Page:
One of the many interesting features of damselflies are the three caudal lamellae that protrude from the abdomen. These provide the primary means of respiration but also have many more functions to them as I have been learning recently and some findings have produced some interesting questions. The caudal lamellae provide in most cases a useful guide to identifying the species as most species have unique shapes and markings which when viewed up close, can help to aid identification. They are also used in defence sometimes to warn off other damselflies and I have also witnessed them underwater seemingly communicating with each other as they move them from side to side. Damselflies will also use them to escape danger quickly and using them as paddles, can quickly move out of danger at some speed. The use of them escaping has also caused a few questions for me in that with three caudal lamellae present, they can indeed move quickly out of danger but what happens if they lose any of these? I assume that whilst they can still swim away from danger, they will become prey more easily to other underwater insects. It also makes me wonder how the breathing is affected if the damselfly loses all three caudal lamellae as I have often found whilst pond dipping. Whilst I understand that they will grow back, this is an area for me to read further about on how they continue to successfully breathe. So as you can see, the caudal lamellae have a number of important functions and I have only scratched the surface on their importance to the lifecycle of a damselfly but I thought I would use this post to highlight some of the similarities and differences that can be seen in the Emeralds, namely the Common, Scarce and Willow Emerald Damselflies. Quite often the shape of the caudal lamellae can be a helpful clue to the species. Some show bands on them while others can show pointed or rounded tips. In the case of the female Emerald and Scarce emerald Damselfly, another aid to help identification is the length of the ovipositor. As can be seen in the photos, the ovipositor of the Scarce Emerald Damselfly reaches beyond S10 whereas the Emerald Damselfly does not.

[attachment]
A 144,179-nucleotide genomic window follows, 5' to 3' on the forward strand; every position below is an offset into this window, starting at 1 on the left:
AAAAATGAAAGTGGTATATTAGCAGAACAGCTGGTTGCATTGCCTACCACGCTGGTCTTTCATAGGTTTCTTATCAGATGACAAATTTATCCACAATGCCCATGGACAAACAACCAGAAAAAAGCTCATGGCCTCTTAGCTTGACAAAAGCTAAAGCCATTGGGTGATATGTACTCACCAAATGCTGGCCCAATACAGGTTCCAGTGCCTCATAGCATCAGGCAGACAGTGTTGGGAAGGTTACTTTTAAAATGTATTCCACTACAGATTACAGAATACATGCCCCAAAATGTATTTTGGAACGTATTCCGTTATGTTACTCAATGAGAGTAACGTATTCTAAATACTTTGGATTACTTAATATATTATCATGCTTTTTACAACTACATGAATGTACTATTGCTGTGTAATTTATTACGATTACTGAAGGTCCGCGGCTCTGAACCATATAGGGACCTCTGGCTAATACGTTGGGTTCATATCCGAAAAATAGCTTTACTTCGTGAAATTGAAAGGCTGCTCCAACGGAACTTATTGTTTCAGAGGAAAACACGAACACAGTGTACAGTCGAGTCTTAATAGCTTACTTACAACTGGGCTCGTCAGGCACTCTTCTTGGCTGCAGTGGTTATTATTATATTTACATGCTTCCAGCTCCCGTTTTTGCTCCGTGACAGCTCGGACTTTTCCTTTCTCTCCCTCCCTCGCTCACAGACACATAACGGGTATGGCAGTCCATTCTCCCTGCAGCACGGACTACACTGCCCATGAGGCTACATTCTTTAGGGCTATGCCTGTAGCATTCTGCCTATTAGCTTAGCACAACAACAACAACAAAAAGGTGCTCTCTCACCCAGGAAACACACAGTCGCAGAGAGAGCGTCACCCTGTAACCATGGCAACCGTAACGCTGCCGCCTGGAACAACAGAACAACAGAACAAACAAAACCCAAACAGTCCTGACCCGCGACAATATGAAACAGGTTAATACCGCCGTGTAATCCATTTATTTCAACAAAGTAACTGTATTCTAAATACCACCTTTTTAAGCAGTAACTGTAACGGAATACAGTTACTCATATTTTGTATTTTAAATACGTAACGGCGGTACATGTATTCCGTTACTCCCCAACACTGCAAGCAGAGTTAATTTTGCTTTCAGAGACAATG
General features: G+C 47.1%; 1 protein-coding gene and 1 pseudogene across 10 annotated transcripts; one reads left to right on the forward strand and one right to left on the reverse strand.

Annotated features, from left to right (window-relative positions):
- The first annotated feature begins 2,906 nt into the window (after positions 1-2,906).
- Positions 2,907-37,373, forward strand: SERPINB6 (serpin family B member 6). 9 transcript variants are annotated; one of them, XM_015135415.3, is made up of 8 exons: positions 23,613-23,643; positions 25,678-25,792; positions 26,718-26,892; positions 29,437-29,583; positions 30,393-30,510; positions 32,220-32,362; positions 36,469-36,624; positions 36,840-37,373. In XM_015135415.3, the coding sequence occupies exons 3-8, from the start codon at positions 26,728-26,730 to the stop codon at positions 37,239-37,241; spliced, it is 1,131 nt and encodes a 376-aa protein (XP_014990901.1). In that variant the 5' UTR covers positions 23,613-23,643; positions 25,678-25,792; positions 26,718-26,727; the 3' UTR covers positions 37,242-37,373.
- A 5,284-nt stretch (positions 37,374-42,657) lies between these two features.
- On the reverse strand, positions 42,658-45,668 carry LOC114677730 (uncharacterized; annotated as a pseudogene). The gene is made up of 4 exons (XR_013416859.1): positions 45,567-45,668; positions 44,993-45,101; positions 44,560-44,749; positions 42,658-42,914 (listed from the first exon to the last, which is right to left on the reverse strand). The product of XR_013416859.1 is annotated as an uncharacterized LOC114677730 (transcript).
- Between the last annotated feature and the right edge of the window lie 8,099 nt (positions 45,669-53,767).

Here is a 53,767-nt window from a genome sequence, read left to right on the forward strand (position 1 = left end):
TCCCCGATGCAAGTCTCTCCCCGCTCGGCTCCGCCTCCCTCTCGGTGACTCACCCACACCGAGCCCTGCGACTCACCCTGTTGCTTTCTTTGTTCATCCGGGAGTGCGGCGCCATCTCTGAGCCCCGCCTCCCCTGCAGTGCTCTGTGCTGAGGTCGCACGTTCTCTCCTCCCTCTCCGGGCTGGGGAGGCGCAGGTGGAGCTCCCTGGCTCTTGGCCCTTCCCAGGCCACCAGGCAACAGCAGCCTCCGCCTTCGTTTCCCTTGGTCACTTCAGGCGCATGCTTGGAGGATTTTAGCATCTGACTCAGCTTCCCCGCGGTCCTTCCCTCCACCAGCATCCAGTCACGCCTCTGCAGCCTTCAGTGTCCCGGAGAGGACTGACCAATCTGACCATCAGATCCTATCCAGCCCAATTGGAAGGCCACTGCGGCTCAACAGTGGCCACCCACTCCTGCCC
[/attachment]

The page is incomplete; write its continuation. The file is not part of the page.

Scarce Emerald Damselfly Exuviae (female)
Emerald Damselfly Exuviae (female)
This feature can also be seen well in the adult female damselflies. In my studies of the female Willow Emerald Damselfly exuviae of which I have not seen that many photos on the internet and books, the ovipositor seems to also reach just beyond S10.
Willow Emerald Damselfly Exuviae (female)
There is no doubt still much to be learnt about their biology but I have found it fascinating looking back over some of the exuviae in my collection and enhancing my own knowledge. This will I'm sure give me a few more excuses to look over, photograph and compare and publish a few more from my collection.